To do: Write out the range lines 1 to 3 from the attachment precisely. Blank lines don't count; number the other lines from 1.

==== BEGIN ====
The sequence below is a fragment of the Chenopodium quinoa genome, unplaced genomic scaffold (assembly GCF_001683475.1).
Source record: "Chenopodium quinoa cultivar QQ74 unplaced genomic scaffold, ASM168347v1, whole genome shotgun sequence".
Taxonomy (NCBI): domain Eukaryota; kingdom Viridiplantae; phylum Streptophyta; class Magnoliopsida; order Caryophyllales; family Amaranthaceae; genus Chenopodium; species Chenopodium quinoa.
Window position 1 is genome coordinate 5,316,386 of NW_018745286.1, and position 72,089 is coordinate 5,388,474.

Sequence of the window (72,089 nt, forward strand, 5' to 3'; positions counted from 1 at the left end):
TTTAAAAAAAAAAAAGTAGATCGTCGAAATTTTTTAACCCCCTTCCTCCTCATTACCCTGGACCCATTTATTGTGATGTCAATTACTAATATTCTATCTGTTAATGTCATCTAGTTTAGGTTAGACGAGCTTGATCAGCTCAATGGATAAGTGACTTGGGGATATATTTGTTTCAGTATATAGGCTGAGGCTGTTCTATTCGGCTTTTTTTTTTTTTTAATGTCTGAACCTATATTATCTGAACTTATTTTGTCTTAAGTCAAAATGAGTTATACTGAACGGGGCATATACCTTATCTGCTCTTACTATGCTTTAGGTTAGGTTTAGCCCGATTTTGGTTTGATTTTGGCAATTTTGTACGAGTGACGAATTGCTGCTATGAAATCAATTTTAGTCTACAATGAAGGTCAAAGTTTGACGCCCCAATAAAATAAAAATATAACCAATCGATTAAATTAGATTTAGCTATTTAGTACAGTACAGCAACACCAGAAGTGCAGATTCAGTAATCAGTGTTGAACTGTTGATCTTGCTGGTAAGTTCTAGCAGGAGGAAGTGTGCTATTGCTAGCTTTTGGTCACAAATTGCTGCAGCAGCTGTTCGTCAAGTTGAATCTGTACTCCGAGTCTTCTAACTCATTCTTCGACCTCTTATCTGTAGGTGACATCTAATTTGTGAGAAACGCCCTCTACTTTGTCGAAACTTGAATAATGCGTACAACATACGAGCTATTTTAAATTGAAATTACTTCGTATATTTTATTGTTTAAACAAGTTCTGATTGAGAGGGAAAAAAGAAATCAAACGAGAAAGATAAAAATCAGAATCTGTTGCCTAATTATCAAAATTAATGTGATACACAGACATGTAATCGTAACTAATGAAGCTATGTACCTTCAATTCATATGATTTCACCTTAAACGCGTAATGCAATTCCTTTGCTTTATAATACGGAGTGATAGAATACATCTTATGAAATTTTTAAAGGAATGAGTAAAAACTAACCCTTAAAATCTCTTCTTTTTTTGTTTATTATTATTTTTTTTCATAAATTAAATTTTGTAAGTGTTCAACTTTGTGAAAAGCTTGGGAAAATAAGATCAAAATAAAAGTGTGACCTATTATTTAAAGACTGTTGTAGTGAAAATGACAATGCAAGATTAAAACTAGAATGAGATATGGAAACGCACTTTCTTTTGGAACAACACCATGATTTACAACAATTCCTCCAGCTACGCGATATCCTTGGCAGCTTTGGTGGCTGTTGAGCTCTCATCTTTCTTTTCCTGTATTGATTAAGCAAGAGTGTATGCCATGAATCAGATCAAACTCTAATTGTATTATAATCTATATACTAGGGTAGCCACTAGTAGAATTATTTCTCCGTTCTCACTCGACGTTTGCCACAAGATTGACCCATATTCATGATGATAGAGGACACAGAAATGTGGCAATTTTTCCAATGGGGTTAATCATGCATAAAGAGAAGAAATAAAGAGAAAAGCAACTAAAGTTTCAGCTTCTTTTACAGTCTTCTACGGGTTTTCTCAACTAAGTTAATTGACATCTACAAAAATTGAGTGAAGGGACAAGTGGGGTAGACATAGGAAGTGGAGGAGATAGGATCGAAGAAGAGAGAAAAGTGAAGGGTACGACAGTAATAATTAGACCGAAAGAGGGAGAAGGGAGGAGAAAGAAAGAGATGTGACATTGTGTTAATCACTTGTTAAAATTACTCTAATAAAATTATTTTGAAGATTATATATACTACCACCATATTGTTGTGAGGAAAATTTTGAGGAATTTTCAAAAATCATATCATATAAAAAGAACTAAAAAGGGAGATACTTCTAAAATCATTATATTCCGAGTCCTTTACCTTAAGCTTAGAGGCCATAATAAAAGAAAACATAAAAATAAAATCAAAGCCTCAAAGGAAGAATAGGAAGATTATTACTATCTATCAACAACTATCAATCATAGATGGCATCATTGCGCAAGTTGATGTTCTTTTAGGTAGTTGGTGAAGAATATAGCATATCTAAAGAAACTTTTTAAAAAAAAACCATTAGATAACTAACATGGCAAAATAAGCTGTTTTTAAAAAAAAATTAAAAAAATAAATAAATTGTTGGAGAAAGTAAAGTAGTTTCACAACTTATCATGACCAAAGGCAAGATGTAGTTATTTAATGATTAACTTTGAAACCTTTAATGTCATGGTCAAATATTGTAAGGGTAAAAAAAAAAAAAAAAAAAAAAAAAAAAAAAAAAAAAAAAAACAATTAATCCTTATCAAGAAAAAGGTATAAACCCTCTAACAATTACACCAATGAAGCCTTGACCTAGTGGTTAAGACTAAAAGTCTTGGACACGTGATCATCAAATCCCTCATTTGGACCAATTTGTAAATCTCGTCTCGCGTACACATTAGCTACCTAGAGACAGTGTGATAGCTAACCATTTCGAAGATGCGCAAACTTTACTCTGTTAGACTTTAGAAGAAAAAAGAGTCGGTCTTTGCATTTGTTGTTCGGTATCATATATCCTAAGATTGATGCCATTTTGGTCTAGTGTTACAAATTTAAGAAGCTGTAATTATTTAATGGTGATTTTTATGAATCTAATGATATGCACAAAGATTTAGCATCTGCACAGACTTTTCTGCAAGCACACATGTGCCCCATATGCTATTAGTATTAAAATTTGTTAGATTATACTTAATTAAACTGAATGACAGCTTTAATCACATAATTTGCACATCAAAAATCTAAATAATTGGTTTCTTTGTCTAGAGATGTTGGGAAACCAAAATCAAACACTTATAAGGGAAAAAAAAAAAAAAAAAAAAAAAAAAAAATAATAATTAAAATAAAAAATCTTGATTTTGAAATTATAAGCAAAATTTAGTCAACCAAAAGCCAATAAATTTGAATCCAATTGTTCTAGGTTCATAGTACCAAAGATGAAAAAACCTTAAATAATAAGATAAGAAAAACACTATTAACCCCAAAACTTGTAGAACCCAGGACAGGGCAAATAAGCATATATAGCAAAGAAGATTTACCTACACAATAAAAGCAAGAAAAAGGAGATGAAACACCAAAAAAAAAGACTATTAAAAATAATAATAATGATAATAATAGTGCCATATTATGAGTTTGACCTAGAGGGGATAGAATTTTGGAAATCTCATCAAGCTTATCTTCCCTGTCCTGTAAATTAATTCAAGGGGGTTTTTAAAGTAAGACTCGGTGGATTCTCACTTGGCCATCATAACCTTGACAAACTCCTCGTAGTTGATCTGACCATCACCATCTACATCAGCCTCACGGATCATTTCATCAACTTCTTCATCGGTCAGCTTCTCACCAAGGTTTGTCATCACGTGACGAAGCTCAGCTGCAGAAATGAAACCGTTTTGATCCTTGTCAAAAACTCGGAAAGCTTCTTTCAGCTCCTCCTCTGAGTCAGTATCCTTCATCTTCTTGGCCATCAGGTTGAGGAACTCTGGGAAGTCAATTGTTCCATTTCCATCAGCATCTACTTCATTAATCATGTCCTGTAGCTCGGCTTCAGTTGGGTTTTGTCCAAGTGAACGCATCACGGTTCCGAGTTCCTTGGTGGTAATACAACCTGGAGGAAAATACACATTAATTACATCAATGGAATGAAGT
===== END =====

The sequence below is a fragment of the Chenopodium quinoa genome, unplaced genomic scaffold (assembly GCF_001683475.1).
Source record: "Chenopodium quinoa cultivar QQ74 unplaced genomic scaffold, ASM168347v1, whole genome shotgun sequence".
Taxonomy (NCBI): domain Eukaryota; kingdom Viridiplantae; phylum Streptophyta; class Magnoliopsida; order Caryophyllales; family Amaranthaceae; genus Chenopodium; species Chenopodium quinoa.